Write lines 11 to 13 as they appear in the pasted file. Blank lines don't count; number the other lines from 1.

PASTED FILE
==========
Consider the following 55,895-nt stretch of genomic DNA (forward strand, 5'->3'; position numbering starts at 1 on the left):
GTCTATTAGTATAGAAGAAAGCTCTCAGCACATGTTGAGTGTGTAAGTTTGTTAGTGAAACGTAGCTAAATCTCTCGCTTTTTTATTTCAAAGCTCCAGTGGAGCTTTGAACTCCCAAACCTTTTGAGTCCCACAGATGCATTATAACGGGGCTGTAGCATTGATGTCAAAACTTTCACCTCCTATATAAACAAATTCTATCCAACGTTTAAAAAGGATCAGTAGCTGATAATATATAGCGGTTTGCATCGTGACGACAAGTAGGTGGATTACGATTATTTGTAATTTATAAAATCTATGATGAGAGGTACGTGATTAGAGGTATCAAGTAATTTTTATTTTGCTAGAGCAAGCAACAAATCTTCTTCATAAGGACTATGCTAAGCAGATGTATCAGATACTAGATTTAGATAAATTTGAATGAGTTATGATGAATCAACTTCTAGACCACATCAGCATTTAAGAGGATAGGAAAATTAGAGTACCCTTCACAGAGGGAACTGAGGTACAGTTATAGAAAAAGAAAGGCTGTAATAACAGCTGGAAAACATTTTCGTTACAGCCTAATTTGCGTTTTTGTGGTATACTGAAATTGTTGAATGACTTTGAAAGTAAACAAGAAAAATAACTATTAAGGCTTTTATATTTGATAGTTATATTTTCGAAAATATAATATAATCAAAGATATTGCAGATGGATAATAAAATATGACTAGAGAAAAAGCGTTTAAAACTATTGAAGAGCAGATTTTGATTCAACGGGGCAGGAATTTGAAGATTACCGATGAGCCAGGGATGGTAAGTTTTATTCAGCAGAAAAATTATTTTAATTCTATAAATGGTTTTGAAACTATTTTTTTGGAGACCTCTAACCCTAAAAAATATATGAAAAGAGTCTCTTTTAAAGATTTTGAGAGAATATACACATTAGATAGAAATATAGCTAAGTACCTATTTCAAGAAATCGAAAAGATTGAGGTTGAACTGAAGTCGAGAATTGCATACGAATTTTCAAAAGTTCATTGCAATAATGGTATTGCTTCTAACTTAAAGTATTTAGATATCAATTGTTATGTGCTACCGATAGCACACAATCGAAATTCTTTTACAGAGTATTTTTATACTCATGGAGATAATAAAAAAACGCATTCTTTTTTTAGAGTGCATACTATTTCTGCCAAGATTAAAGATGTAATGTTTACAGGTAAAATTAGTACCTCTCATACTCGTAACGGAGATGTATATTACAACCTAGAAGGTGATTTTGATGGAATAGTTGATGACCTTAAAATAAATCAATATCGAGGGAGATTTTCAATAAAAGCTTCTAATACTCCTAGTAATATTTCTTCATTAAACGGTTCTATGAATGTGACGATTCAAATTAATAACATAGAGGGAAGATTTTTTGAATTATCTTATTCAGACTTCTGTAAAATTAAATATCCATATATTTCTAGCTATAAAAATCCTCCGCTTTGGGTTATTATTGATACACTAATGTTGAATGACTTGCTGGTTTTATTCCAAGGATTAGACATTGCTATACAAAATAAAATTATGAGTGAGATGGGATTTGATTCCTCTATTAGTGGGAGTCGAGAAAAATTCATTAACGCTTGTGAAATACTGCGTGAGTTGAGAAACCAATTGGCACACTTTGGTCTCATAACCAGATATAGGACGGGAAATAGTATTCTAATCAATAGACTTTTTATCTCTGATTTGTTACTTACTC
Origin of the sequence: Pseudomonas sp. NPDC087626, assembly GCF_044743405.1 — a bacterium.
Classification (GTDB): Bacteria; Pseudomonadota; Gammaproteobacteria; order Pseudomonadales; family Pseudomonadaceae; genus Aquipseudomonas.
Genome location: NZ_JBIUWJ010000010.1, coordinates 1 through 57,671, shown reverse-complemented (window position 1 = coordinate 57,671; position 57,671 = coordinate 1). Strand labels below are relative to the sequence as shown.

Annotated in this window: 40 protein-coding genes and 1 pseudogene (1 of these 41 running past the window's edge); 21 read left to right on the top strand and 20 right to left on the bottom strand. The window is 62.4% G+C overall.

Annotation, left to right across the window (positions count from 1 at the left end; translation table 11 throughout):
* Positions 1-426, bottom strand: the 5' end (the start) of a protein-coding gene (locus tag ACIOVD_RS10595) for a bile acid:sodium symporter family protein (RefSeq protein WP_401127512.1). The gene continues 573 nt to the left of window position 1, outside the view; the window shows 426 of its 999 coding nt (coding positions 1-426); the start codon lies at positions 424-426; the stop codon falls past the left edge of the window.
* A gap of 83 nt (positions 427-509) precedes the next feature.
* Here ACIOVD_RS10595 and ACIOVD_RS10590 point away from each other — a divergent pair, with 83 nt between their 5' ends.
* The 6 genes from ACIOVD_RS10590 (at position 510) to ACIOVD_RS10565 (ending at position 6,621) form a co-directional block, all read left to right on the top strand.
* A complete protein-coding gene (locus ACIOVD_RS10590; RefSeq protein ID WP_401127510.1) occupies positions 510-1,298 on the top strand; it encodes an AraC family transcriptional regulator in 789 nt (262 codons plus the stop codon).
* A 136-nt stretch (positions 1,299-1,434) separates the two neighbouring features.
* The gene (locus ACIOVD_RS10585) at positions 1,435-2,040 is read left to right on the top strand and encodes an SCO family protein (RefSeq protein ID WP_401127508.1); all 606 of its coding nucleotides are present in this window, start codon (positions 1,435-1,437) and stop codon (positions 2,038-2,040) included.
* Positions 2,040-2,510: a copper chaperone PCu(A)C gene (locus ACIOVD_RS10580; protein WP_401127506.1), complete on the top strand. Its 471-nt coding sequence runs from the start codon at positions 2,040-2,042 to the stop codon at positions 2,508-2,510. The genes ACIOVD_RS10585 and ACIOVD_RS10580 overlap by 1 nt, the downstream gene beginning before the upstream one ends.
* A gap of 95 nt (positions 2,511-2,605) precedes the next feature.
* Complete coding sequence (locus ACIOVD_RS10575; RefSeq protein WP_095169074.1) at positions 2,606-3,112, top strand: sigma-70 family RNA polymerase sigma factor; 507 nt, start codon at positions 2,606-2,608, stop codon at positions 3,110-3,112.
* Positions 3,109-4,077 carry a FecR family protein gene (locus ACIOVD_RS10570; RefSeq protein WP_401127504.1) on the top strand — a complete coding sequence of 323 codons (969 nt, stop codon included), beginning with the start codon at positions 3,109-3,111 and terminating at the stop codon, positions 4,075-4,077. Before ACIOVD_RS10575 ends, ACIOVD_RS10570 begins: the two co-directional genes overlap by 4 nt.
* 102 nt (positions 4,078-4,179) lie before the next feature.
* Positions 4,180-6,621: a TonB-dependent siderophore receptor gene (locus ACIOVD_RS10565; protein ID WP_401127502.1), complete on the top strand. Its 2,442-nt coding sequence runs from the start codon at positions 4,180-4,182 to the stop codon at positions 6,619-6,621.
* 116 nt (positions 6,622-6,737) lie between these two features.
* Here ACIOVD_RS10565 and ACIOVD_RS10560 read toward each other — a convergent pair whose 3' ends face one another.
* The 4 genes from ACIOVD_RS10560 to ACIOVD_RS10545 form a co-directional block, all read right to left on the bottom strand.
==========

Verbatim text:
* The 6 genes from ACIOVD_RS10590 (at position 510) to ACIOVD_RS10565 (ending at position 6,621) form a co-directional block, all read left to right on the top strand.
* A complete protein-coding gene (locus ACIOVD_RS10590; RefSeq protein ID WP_401127510.1) occupies positions 510-1,298 on the top strand; it encodes an AraC family transcriptional regulator in 789 nt (262 codons plus the stop codon).
* A 136-nt stretch (positions 1,299-1,434) separates the two neighbouring features.